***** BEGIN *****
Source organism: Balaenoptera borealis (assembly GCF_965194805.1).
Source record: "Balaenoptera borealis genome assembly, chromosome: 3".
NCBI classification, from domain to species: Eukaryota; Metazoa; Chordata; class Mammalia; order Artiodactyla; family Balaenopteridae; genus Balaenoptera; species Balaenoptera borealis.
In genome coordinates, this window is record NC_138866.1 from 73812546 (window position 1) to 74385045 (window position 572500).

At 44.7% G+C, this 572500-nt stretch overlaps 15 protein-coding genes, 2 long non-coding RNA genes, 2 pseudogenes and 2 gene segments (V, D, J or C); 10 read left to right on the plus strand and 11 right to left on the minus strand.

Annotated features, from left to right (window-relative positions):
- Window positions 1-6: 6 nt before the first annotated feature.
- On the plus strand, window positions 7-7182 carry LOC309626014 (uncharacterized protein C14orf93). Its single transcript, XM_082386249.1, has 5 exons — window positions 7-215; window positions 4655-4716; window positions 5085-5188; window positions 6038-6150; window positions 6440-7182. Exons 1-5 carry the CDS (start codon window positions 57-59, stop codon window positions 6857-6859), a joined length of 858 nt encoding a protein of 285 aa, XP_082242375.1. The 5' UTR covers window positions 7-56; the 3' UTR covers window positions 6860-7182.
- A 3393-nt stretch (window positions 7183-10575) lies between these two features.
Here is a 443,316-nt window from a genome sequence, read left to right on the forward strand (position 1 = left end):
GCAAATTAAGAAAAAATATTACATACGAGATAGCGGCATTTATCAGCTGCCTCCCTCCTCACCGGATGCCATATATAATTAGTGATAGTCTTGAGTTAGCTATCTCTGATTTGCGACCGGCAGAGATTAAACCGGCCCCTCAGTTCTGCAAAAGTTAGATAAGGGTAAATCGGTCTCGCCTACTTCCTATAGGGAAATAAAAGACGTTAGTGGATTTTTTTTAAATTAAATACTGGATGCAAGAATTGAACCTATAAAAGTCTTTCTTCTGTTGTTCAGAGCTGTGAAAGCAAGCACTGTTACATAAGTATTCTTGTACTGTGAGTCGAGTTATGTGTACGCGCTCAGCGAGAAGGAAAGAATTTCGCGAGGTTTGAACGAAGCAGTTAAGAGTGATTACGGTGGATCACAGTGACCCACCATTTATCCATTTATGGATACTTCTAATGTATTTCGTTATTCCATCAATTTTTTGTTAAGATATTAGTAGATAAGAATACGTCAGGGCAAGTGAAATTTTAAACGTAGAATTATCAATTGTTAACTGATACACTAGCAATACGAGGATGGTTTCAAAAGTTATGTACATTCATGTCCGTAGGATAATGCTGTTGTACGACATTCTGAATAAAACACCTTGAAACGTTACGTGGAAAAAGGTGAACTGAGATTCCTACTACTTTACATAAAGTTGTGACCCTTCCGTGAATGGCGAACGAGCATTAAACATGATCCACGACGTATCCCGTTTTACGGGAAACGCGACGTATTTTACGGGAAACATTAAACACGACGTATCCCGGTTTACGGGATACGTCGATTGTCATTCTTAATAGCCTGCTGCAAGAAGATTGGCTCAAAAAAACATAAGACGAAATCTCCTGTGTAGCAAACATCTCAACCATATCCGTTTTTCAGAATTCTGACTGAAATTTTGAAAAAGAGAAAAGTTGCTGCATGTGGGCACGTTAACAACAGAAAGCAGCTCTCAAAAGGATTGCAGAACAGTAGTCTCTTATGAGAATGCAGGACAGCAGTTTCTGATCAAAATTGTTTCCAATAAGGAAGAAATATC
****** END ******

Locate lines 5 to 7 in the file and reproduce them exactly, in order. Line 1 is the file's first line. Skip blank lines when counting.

At 44.7% G+C, this 572500-nt stretch overlaps 15 protein-coding genes, 2 long non-coding RNA genes, 2 pseudogenes and 2 gene segments (V, D, J or C); 10 read left to right on the plus strand and 11 right to left on the minus strand.

Annotated features, from left to right (window-relative positions):
- Window positions 1-6: 6 nt before the first annotated feature.